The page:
Assisted fertilization

Nobel for medicine to the inventor of the IVF technique

Robert Edwards , an 85-year-old British scientist, was awarded the 2010 Nobel Prize for Medicine.

For the uninitiated, Robert Edwards developed the in vitro fertilization technique ( IVF ) with Steptoe. The first baby to be born with this technique was Louise Brown in the now distant 1978. Since then over 4 million babies have been born worldwide.

A medical technique that has brought joy to the hearts of all those parents who despaired of having a child of their own. Edwards himself has always said that “Having a child is one of the greatest joys that can be given to a couple”.

It is an award that has been enthusiastically received all over the world, more than deserved according to many. In Italy at the moment the situation is still very tangled.

In fact, we recall that the law on assisted fertilization requires that all the embryos obtained with in vitro fertilization be implanted in the woman’s uterus. In this way the woman will have to face a multiple pregnancy with all the risks that this entails. The reason is that law 40 aims to defend the rights of the embryo, which is not understood as mere biological material and consequently seeks to preserve its right to life.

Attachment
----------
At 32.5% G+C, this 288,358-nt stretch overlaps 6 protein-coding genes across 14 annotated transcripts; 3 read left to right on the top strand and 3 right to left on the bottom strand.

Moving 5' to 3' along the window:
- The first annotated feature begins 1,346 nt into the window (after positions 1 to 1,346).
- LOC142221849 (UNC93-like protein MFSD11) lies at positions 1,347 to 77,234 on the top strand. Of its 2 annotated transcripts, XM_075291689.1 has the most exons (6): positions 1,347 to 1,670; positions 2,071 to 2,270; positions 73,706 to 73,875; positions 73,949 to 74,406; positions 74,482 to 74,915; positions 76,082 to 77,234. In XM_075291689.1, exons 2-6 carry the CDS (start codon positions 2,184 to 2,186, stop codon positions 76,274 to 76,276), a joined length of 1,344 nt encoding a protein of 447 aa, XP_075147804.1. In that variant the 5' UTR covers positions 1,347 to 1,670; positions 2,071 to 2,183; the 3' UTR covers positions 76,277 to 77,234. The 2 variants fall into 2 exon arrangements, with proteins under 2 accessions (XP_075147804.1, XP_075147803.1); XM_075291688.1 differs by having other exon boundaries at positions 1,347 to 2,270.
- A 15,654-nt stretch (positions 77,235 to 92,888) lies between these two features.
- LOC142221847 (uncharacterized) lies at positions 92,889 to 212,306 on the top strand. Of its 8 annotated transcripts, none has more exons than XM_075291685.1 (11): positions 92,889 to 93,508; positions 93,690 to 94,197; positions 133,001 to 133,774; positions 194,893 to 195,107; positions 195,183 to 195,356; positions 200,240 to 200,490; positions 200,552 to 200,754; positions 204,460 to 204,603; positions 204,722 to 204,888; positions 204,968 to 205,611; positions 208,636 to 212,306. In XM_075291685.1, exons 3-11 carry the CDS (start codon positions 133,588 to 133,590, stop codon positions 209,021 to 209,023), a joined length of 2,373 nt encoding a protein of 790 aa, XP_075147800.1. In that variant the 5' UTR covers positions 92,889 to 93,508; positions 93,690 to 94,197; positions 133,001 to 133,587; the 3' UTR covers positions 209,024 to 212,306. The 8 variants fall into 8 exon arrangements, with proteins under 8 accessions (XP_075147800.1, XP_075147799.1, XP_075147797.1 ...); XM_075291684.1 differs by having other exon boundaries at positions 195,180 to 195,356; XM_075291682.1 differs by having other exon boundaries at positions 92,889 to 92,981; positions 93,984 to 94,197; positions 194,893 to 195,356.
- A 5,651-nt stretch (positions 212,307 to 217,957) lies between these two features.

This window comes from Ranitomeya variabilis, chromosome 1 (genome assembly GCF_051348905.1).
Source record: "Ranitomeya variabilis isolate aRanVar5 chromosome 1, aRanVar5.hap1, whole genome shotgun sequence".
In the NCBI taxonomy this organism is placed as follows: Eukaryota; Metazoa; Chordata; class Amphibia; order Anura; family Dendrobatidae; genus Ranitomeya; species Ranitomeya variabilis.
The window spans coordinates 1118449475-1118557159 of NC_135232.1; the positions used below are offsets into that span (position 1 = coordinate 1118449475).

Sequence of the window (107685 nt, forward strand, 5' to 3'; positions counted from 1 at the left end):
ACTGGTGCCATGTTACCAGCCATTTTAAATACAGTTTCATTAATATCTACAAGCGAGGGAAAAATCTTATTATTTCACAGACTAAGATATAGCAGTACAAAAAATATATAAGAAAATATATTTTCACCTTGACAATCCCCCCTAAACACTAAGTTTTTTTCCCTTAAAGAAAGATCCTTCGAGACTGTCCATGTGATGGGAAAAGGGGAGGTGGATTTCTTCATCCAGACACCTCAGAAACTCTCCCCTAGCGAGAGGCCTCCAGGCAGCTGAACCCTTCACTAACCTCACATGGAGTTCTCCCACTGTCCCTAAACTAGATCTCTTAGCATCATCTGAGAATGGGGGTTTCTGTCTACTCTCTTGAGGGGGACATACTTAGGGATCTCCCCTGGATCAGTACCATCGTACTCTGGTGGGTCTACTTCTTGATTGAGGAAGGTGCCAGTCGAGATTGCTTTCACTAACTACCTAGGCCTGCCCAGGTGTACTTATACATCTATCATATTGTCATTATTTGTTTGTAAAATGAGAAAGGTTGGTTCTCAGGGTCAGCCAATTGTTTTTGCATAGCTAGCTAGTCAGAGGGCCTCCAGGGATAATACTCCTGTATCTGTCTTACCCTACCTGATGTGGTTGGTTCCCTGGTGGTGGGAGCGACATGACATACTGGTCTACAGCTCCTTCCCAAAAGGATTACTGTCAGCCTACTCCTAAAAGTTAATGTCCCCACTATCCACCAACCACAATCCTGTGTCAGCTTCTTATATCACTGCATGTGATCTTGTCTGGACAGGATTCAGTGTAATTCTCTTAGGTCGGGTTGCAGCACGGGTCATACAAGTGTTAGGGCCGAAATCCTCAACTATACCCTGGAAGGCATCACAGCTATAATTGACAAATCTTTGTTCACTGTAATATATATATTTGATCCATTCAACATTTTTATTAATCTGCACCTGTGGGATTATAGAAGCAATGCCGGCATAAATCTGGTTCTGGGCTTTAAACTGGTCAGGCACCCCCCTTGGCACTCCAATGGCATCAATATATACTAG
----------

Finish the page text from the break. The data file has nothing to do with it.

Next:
The Church said she was against the awarding of this prize due to “the unacceptability of in vitro fertilization techniques, which involve the selection and suppression of human beings in the biological state of embryos”.

Clearly like any discovery, the good or bad that follows depends on the use we make of it. The basic problem always remains the same: what happens to all those cryo-frozen embryos that are not implanted in the uterus abroad? And those that are not produced with the aim of making and being born children? And those rejected by the pre-implantation diagnosis perhaps only because they are male or female?

In short, the ethical implications are many and a long debate could be opened on each one.

On one issue I absolutely disagree and it is a statement that I have heard in recent days which I quote verbatim: “children must be the result of an act of love, not a medical act”. I believe that even if a child is born “in test tube” from a couple of parents who cannot have children, it is not an inhuman act but a crowning of the love of this couple that they wanted a child more than anything else in the world .

Kathryn Barlow is an OB/GYN doctor, which is the medical specialty that deals with the care of women's reproductive health, including pregnancy and childbirth.

Obstetricians provide care to women during pregnancy, labor, and delivery, while gynecologists focus on the health of the female reproductive system, including the ovaries, uterus, vagina, and breasts. OB/GYN doctors are trained to provide medical and surgical care for a wide range of conditions related to women's reproductive health.

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